MRR is one of the most critical metrics for a subscription business. A high MRR is like a melody to every SaaS CMO. Essentially It's a measurement to predict a monthly recurring revenue for your SaaS subscription company.

Churn MRR: Since people can unsubscribe quite easily, you'd have to consider your churn rate and factor that in your calculation.

Expansion MRR: Add-ons and various upselling opportunities would increase or expand your MRR hence it's called 'Expansion MRR.'

Your total MRR would be MRR from new customers + Expansion MRR - Churn MRR.

CAC - Customer Acquisition Cost

It's the amount of money spent to acquire a customer. If you are a SaaS marketer, you could only consider your campaign costs. However, as an entrepreneur, you'd have to factor in your sales costs to get a more accurate number. CAC helps you set targets for sales and marketing teams.

Customer Churn Rate 

This one is pretty simple, the percentage of subscribers you lose in any given period. The churn rate could be described by either a percentage or a monetary value. For example, let's say you have two subscribers, and one generates £1000/month in revenue while the other customer's MRR is £200. If you lose the second customer, your Churn rate is 50%, but your monetarily churn rate is only 16%.

6-DIY Everything

No matter how tempting it is to save costs by trying to do everything yourself or using existing in-house resources, you'd have to resist it. Doing everything in-house could lead to more severe issues such as higher employee turnover, loss of morale and burnout. In addition, no matter how many blogs you'd read or YouTube videos you'd watch, 'trial and error' will be your number one source of learning. Having said that, you can improve your learning curve by investing in a partner that complements your in-house team. You and your team know your product and mission more than anyone else. However, keeping track of all your marketing activities and staying up to date with the latest changes in digital marketing could be a mere distraction in your goal of scaling. Using a partner like us, you could focus on what you are best at and leave the nitty-gritty things to us!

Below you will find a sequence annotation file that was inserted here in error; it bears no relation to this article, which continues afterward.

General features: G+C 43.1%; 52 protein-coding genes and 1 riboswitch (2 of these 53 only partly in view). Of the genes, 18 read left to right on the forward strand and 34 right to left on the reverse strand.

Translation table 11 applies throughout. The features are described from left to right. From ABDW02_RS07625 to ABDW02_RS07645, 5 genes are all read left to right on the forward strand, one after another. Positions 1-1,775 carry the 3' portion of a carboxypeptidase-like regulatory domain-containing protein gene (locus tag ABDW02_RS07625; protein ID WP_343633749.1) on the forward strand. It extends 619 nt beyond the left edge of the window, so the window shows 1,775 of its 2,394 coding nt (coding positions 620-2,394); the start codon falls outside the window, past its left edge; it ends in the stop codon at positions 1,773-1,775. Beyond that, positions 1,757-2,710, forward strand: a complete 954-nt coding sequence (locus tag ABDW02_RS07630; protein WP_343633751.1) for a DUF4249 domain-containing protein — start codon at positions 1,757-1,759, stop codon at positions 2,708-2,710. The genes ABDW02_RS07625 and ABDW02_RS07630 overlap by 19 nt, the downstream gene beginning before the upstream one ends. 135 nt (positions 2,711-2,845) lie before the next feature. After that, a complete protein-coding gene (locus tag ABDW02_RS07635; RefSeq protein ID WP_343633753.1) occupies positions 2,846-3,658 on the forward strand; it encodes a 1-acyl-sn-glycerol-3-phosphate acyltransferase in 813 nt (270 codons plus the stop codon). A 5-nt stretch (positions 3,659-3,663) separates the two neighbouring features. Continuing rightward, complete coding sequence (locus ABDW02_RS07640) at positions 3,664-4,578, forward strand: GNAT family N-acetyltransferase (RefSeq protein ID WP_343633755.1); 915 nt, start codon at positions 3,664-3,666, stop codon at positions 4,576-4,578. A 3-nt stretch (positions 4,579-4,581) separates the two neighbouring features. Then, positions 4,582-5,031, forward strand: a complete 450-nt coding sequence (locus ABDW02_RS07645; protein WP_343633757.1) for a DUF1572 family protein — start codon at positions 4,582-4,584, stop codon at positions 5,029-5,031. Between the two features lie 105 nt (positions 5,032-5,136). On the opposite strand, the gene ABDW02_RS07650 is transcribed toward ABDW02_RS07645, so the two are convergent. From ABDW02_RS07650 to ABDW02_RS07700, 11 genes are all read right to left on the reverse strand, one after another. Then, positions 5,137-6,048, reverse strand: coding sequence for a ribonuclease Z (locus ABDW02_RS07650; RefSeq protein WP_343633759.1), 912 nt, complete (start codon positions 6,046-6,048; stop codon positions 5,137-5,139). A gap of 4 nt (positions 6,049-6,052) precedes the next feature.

I hope this blog was helpful. Don't hesitate to get in touch!

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7 sins of saas startup marketing you have to avoid

Reading Time: 6 minutes SaaS offers an excellent platform for entrepreneurs to capitalise on an ever-growing software market by utilising various digital marketing tools and tactics.